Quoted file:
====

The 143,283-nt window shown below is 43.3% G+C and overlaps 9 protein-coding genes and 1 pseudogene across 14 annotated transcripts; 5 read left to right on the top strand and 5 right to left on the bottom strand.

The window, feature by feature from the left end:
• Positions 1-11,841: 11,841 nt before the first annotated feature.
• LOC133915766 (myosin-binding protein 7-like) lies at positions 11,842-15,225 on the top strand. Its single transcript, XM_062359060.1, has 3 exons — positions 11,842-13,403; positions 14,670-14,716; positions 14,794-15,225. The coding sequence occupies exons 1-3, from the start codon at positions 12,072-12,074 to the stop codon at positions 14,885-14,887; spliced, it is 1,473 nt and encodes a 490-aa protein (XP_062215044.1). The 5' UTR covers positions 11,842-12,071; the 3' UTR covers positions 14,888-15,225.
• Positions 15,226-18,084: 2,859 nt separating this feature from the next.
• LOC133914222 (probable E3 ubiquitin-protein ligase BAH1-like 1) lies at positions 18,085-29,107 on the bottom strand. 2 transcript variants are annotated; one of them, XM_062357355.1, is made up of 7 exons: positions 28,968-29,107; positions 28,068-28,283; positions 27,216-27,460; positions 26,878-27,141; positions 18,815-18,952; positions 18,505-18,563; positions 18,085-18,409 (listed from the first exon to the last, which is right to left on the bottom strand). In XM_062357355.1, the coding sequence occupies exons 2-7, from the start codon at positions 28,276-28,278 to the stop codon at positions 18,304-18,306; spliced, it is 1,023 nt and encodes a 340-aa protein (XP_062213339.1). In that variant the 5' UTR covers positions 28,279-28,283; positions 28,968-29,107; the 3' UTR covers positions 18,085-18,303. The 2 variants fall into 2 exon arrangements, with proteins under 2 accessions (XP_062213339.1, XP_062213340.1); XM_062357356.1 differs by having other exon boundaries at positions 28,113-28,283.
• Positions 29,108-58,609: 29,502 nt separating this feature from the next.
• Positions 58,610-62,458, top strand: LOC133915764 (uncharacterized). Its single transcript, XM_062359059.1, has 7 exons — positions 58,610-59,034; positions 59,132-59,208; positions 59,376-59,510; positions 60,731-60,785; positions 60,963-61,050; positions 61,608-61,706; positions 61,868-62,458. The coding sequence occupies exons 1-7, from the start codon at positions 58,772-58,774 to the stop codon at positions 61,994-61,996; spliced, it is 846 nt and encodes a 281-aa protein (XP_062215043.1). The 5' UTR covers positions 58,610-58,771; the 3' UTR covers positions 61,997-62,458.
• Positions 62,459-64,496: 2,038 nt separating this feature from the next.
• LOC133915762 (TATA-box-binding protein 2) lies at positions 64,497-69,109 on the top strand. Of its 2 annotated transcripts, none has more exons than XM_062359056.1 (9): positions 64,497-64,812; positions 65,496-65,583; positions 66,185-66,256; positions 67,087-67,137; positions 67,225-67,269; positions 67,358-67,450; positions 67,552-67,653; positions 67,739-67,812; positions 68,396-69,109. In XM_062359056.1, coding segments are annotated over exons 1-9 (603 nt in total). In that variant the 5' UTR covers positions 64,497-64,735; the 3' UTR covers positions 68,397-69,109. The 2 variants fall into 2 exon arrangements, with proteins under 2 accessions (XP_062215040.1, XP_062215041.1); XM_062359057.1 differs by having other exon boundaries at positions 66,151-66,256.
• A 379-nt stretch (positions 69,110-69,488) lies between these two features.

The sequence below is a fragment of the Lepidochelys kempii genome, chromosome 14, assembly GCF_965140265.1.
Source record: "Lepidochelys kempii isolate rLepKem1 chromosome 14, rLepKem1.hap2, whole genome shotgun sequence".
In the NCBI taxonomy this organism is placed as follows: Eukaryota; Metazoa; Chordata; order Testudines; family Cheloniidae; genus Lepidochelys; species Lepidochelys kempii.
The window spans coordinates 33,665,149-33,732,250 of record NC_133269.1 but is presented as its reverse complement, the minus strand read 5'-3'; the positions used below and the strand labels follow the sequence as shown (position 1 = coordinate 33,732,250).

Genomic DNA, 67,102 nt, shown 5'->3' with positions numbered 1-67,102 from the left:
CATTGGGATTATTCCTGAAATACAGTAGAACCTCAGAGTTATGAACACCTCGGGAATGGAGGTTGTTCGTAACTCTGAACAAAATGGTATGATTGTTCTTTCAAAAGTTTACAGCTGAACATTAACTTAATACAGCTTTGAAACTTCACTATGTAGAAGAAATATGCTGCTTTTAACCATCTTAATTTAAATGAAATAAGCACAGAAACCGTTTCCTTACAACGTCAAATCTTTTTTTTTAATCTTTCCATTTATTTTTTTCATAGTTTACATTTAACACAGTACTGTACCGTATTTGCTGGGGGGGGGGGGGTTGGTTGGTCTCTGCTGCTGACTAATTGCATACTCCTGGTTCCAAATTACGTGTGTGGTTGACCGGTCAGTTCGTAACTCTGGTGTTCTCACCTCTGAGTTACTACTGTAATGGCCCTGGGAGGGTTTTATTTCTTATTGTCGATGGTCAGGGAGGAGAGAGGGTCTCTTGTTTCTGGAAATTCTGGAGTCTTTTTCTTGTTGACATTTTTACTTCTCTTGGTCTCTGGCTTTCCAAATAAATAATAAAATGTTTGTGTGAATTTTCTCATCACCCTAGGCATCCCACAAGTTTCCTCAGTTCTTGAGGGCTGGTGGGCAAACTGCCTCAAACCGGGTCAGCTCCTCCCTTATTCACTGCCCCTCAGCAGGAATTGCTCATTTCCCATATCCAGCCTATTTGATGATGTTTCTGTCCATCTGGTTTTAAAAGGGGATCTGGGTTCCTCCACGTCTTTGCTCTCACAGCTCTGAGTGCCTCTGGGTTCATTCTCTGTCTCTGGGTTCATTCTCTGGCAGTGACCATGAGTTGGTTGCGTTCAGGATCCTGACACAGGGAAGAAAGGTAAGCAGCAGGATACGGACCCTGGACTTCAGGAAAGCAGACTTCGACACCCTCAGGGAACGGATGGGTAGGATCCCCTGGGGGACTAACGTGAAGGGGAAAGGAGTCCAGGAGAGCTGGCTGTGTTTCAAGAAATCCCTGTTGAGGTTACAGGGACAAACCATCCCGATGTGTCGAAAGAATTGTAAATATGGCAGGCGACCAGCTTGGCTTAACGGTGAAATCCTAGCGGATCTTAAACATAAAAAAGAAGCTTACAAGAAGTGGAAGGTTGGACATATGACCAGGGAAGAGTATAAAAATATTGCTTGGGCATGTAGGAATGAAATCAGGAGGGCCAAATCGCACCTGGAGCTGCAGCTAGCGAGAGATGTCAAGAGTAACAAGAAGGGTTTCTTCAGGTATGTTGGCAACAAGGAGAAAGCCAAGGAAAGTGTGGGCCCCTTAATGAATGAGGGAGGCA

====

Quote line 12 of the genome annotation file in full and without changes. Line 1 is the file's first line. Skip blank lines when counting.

The sequence below is a fragment of the Lepidochelys kempii genome, chromosome 14, assembly GCF_965140265.1.